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Why Is My Pool Pump Leaking From the Top?

a pool pump leaking from the top

“Why is my pool pump leaking from the top?” This is a question many homeowners with pools ask certified pool professionals when they find their pool pump is leaking. Discovering a leak in your pool pump can be frustrating, but these leaks are actually very common.

Pool pumps have many different components, including a motor and housing as well as various gaskets, clamps and o-rings. If any of these parts breaks or wears out, it can cause a leak. Having too little water in your pool can also lead to a leak, since it can allow air into the pump. Of course, low water levels in the pool can also be the result of a pump leak, not the cause of it. In these cases, it can be helpful to learn your pool’s evaporation rate.

Whatever is causing the leak needs to be fixed as soon as possible. Some pump leaks can create fire hazards. Even a slow pump leak can turn into a major problem that leads to expensive water bills. This is why it’s important to determine the cause of the issue so you can have it fixed.

When your pool pump is leaking from the top, it can look like a leak from the bottom. Water leaking from a spot higher up on the pump will drip or flow downward. To see exactly where the leak is coming from, you may need to bend down and use a flashlight.

Quick Fixes

Sometimes, pool pump leaks are a relatively simple issue like a loose clamp or a missing or worn-out o-ring. Some homeowners find it easy enough to tighten a clamp or replace an o-ring themselves. If you choose to tackle this type of issue, be sure to turn off the power to the pool pump before you start. Otherwise, you could be risking electric shock.

It’s also a good idea to make a visit to your local pool store before you start any pool pump fix-it project. Talking with a professional there will help you understand your project better. If you’re buying a replacement part, it will also help to ensure that you get the right one for your particular pump.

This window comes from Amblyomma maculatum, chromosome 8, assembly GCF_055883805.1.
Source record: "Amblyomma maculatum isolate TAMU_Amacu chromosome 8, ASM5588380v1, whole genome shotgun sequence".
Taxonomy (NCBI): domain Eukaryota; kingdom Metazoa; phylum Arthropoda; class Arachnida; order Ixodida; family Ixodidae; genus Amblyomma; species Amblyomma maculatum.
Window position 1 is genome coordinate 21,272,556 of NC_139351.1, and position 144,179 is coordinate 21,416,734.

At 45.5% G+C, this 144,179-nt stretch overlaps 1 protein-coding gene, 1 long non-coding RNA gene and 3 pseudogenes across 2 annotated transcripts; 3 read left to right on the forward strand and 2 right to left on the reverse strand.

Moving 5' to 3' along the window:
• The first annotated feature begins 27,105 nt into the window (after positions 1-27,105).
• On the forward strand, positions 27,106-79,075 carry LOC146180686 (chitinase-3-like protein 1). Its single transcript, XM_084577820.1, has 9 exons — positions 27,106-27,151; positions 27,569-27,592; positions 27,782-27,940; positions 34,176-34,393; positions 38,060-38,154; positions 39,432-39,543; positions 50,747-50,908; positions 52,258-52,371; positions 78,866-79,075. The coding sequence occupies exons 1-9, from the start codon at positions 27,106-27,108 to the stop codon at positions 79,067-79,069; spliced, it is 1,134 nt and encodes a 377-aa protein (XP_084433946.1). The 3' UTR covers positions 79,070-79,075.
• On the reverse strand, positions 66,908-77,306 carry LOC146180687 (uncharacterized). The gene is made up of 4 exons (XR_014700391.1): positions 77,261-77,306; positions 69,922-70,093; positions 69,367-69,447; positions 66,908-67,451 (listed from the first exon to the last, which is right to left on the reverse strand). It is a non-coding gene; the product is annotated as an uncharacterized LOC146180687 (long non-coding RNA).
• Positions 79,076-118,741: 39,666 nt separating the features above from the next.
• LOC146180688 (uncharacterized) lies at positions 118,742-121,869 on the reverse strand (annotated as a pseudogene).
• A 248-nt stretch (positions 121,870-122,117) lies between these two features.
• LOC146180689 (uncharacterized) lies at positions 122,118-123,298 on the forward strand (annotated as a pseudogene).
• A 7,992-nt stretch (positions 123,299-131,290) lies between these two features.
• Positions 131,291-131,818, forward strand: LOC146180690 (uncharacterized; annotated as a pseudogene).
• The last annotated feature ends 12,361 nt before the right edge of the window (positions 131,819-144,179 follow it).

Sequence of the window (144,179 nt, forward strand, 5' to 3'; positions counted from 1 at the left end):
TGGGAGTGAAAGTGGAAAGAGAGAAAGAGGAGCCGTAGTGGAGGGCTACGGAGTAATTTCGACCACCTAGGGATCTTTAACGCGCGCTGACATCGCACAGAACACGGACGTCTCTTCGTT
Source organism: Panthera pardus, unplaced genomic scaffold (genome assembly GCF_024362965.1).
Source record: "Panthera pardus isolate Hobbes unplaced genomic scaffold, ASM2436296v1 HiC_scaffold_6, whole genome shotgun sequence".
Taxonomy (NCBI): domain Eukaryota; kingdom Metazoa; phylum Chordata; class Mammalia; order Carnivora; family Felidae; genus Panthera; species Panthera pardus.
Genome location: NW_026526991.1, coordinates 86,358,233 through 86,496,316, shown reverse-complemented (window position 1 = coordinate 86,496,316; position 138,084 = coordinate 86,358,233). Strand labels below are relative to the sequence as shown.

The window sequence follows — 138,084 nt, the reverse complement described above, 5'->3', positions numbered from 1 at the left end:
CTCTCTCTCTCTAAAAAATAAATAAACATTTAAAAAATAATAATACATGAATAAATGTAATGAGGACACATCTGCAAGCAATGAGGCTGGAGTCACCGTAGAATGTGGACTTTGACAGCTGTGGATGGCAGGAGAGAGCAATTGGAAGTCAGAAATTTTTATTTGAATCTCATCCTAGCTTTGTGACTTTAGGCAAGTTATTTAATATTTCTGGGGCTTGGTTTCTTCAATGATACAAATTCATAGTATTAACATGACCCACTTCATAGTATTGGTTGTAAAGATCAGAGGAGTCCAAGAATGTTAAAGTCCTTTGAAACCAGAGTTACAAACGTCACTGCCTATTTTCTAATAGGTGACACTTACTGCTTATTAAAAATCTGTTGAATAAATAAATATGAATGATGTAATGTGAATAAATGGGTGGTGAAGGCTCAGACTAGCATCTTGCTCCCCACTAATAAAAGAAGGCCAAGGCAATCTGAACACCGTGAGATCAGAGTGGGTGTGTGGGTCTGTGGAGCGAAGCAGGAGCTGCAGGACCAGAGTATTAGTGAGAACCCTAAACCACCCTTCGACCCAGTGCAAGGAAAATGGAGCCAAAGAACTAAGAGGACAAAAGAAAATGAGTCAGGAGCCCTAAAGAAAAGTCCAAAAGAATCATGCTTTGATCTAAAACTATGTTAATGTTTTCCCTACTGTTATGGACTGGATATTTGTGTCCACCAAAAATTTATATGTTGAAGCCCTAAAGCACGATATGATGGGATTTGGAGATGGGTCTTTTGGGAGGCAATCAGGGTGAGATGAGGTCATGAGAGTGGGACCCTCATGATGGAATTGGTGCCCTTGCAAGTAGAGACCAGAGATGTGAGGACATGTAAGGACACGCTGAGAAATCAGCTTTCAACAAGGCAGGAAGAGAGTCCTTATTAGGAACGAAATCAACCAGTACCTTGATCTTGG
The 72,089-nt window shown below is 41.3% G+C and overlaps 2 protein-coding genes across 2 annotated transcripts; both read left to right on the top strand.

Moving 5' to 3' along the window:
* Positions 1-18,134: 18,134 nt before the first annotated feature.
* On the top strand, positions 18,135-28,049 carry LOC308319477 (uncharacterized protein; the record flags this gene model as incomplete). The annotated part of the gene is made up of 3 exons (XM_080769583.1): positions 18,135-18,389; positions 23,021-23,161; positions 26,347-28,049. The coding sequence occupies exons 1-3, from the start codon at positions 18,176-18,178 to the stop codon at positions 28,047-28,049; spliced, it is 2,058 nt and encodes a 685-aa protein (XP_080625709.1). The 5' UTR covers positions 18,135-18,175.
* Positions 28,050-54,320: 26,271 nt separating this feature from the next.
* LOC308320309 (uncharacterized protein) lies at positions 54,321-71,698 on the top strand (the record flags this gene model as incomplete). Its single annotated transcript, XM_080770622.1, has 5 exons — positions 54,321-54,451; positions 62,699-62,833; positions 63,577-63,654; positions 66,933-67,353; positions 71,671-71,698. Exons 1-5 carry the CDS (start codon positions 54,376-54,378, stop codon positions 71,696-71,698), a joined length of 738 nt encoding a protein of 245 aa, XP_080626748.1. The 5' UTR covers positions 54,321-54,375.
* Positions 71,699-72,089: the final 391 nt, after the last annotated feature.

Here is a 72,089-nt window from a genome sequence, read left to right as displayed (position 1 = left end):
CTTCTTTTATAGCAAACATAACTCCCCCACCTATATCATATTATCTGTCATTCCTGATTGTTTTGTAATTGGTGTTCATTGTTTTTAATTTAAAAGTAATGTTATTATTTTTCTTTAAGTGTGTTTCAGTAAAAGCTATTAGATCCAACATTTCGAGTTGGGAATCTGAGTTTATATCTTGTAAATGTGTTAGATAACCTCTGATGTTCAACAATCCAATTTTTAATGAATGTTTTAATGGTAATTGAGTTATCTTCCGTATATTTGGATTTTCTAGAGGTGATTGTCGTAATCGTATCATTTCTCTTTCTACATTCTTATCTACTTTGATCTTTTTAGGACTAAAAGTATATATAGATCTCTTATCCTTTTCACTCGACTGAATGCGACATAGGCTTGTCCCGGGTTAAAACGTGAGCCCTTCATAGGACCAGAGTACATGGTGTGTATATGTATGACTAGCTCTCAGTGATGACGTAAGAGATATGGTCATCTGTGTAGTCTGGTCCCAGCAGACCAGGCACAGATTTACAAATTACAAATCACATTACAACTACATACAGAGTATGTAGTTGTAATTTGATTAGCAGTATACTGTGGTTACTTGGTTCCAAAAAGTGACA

There are several parts of the pump that are the most common spots for leaks to develop. These include the pump lid and housing, the shaft seal, and the inlet and outlet fittings. In most cases, these parts start leaking because they crack or shrink due to temperature fluctuations over time.

Leak Coming From the Pool Pump Lid

The pump lid can leak if it cracks or breaks. Keep in mind that this part will leak only when the pump is not running. Lots of people miss a leaking lid when searching for the source of a pool pump leak. This is because they look for water coming out when the pump is on. If your pump lid is faulty, you’ll need to replace it. You’ll also need to replace the o-ring inside. Make sure the o-ring is properly lubricated. A dry o-ring can be another source of water leaks from the pump lid.

Leak Coming From the Shaft Seal

If there is water leaking down the back of the seal plate on your pump, you may have a leaking shaft seal. This part of the pump is between the impeller and the motor. There are pump kits you can buy that contain a replacement seal as well as the gaskets and o-rings that go with it. If you replace the seal yourself, it’s important to make sure you’re getting the right one for your particular pool pump.

It is also extremely important to reduce your risk of electric shock if you try to do this job on your own. In order to access the shaft seal, you’ll have to remove the diffuser and the impeller first. Then you’ll need to remove the capacitor that is within the motor. The capacitor stores energy, so handling it is dangerous. That’s why replacing your pool pump’s shaft seal is a job far better left to a professional.

Leak Coming From the Pump Housing

Another possible spot for a leak is in the pump housing. Leaks in the housing can develop at the wet end of your pump, which holds the strainer basket, or at the dry end. Housing leaks can occur due to loose gaskets, missing or worn-out o-rings, or faulty drain plugs. If the drain plug is the problem, it will leak only when the pump is off.

These leaks can occur due to damage to the pump that happens during a winter freeze. Freezing temperatures, and big temperature fluctuations in general, can cause plastic and rubber pump parts to shrink or crack. This is part of the reason why it’s important to learn how to winterize your home.

Leak Coming From the Pump’s Inlet or Outlet Fitting

The pump’s inlet fitting is another spot that can leak when the pump is off. This is the spot where water enters the pump. The threaded fittings here are typically made of PVC. They can get loose or shrink over time, due to shifting weather patterns throughout the year. Sometimes, a silicone sealant or pool putty can seal off a minor leak. In most cases, though, the best fix to a leaking inlet fitting is simply to replace the fitting.

The pump’s outlet fitting can also leak. Like the inlet fitting, this part is typically made of PVC. If it shrinks or cracks over time, it will leak water and will need replacing. A pump union with an o-ring will create the best seal here. For the best results, look for temperature-resistant parts that can withstand weather changes.